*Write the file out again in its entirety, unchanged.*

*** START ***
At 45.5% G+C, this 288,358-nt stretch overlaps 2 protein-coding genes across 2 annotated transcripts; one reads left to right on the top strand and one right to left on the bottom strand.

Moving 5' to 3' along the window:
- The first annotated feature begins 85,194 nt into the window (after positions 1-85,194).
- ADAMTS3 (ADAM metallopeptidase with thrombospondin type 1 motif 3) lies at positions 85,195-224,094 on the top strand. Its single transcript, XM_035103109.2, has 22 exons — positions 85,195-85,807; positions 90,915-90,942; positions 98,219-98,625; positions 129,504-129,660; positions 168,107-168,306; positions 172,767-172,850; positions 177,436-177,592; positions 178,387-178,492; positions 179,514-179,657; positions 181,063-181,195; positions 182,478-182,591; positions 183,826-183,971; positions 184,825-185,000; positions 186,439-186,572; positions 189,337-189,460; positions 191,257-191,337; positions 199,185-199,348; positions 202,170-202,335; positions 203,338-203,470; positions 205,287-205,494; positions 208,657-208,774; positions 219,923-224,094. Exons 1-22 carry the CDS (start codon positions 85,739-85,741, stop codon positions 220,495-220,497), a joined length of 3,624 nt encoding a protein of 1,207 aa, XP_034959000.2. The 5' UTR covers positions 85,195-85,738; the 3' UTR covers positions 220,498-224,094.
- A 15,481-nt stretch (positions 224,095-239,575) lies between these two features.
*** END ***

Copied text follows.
At 45.5% G+C, this 288,358-nt stretch overlaps 2 protein-coding genes across 2 annotated transcripts; one reads left to right on the top strand and one right to left on the bottom strand.

Moving 5' to 3' along the window:
- The first annotated feature begins 85,194 nt into the window (after positions 1-85,194).
- ADAMTS3 (ADAM metallopeptidase with thrombospondin type 1 motif 3) lies at positions 85,195-224,094 on the top strand. Its single transcript, XM_035103109.2, has 22 exons — positions 85,195-85,807; positions 90,915-90,942; positions 98,219-98,625; positions 129,504-129,660; positions 168,107-168,306; positions 172,767-172,850; positions 177,436-177,592; positions 178,387-178,492; positions 179,514-179,657; positions 181,063-181,195; positions 182,478-182,591; positions 183,826-183,971; positions 184,825-185,000; positions 186,439-186,572; positions 189,337-189,460; positions 191,257-191,337; positions 199,185-199,348; positions 202,170-202,335; positions 203,338-203,470; positions 205,287-205,494; positions 208,657-208,774; positions 219,923-224,094. Exons 1-22 carry the CDS (start codon positions 85,739-85,741, stop codon positions 220,495-220,497), a joined length of 3,624 nt encoding a protein of 1,207 aa, XP_034959000.2. The 5' UTR covers positions 85,195-85,738; the 3' UTR covers positions 220,498-224,094.
- A 15,481-nt stretch (positions 224,095-239,575) lies between these two features.